The following figure will help you implement your standards strategy. It offers cells in a matrix that you can use to identify, define and prioritize requirements.

Note the distinction between the enterprise and the business division or units. This is a killer distinction since it determines ultimately whether you succeed in your quest to reduce variation in your environment. If you're in a strong centralized organization then your chances for success are much, much higher than they are if you're in a decentralized organization with a weak enterprise group responsible for infrastructure. Put another way, it you're in an organization that has a central CIO whose job is really a "Chief Infrastructure Officer" and whose charter is full of authority holes then you're not likely to reduce variation in your environment. In fact, you're likely to find yourself suiting up for one standards crusade after another.

The organizational structures that have the greatest chance of success are either a strong centralized IT organization or a decentralized one that has unambiguous separation of duties, with the infrastructure usually belonging to the central group. This later model only works when there is buy-in to standardization and when buy-in begins to weaken the central management is willing to step in to re-establish standards authority.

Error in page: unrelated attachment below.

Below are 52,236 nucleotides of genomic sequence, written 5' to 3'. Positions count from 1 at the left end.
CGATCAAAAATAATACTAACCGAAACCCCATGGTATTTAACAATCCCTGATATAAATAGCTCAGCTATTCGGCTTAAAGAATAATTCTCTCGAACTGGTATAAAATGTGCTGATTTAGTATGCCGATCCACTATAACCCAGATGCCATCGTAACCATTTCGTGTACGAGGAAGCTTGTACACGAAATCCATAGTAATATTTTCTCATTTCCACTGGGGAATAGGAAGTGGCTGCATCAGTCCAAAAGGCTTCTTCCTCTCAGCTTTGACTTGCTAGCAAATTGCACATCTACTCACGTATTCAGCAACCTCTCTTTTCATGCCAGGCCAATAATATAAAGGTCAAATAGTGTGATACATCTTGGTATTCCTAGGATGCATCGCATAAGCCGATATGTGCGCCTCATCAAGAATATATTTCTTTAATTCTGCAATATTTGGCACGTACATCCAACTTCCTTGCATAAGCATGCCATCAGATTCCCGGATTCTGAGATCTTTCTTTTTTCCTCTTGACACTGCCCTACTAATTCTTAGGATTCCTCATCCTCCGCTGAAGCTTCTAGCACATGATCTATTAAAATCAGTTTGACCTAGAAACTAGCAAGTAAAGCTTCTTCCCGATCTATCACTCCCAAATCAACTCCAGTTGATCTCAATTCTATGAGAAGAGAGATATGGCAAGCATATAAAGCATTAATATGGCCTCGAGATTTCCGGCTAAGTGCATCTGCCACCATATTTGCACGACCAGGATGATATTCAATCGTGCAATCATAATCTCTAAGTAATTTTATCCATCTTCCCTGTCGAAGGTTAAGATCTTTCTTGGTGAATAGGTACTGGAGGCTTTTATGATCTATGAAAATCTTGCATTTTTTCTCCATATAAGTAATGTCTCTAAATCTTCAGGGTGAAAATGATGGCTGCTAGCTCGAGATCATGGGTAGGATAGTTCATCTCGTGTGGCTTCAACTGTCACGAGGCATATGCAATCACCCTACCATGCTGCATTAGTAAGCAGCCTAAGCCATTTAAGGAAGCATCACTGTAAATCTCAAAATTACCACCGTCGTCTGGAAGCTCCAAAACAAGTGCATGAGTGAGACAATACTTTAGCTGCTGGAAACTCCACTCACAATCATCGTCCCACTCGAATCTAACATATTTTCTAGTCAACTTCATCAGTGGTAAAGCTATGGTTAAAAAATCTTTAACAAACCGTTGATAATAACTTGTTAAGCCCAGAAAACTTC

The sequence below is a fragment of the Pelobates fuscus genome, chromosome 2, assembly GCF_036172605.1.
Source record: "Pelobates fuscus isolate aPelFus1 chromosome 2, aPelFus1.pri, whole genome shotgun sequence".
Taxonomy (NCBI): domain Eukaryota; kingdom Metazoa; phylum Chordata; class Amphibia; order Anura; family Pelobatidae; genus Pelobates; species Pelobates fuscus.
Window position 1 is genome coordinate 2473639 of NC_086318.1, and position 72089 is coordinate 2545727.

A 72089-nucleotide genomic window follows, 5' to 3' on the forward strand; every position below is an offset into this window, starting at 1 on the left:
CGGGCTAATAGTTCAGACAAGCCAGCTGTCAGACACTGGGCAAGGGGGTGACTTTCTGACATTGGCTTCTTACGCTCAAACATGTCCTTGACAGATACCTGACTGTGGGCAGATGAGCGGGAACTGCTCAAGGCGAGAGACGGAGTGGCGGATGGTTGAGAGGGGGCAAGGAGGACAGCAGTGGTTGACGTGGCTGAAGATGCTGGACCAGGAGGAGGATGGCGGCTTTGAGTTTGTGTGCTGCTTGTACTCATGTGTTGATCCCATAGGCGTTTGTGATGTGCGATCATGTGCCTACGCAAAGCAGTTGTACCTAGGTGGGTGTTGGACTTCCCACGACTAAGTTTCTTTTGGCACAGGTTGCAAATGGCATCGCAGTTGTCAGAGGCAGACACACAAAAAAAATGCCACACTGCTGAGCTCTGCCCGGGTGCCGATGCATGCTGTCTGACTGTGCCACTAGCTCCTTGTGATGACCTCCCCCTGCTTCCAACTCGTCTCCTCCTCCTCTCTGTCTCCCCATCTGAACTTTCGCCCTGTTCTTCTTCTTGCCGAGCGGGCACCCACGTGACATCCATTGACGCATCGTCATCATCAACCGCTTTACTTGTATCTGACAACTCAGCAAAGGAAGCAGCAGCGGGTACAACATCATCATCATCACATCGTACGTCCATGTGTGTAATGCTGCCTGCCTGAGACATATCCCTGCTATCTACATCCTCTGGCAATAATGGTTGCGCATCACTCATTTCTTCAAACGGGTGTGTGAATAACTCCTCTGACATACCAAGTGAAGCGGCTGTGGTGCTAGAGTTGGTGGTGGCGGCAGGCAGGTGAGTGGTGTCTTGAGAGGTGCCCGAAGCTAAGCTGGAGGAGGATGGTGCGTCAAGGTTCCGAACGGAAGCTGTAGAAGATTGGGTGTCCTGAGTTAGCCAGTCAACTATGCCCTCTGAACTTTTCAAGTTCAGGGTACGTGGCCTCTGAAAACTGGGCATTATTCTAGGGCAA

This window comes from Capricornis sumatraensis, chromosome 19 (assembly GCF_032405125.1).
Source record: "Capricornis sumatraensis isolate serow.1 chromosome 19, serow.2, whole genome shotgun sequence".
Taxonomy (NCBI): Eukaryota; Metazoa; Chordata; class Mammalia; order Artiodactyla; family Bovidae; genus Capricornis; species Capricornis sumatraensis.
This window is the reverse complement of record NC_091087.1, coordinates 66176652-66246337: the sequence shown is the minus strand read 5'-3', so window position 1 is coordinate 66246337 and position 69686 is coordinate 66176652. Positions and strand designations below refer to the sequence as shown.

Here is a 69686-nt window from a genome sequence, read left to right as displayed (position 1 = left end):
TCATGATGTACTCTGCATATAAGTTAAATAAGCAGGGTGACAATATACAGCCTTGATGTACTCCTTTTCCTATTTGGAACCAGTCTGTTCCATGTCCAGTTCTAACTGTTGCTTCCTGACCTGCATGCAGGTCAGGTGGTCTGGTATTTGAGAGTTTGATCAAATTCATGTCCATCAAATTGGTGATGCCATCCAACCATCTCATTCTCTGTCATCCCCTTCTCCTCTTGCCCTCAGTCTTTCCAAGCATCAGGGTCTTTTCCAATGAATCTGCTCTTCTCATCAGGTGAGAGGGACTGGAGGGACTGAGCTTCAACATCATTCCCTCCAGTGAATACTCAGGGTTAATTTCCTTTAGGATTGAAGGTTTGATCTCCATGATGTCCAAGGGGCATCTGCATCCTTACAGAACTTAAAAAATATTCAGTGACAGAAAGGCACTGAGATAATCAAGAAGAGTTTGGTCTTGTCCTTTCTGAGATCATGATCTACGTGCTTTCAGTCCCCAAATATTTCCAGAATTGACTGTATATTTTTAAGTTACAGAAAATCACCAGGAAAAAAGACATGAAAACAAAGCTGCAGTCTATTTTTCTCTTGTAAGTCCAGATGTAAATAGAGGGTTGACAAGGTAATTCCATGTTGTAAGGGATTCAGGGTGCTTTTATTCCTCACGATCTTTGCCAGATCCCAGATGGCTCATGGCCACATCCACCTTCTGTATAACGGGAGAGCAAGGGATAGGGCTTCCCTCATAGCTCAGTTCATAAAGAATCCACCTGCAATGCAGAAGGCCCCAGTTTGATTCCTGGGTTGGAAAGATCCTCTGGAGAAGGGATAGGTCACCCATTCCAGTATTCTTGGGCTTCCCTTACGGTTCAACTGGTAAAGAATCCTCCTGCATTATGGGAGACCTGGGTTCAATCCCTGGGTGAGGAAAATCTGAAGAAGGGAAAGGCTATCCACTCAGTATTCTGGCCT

The figure can help with a current baseline assessment and with the prioritization of standards requirements. This assessment should be focused on today and tomorrow. An assessment of current variation in each of the areas should be made followed by a strategy for reducing variation over some reasonable period of time.

Standards Framework

Figure 2: A Standards Requirements & Planning Matrix

The figure requires you to look at your governance and processes, your platforms, your primary software applications, your architectures, your acquisition and disposition standards, as well as your life cycles. The objective of these assessments is to reduce variation as a means to save money and preserve flexibility. The figure also requires you to realistically determine your organizational structure's relationship to standards-setting. If you're decentralized then you have some serious governance work to do; if you're centralized then you'll have fewer religious wars over standards. The figure asks you to think about the enterprise versus the divisions or business units and proceed accordingly.

Here are some standards recommendations:

Since standardization does not generate direct impact to the bottom line, you'll have to communicate why it makes sense to standardize. Use industry benchmarks to communicate why you should standardize and how the process might work.

If you're lucky you'll avoid a few religious wars over standardization. Good luck.

Steve Andriole is the founder and chief technology officer (CTO) of TechVestCo, a new-economy consortium that focuses on optimizing investments in information technology. He is formerly the senior vice president and CTO of Safeguard Scientifics and CTO and senior vice president for Technology Strategy at CIGNA Corp. His career began at the Defense Advanced Research Projects Agency where he was the director of Cybernetics Technology. He can be reached at steve@techvestco.com.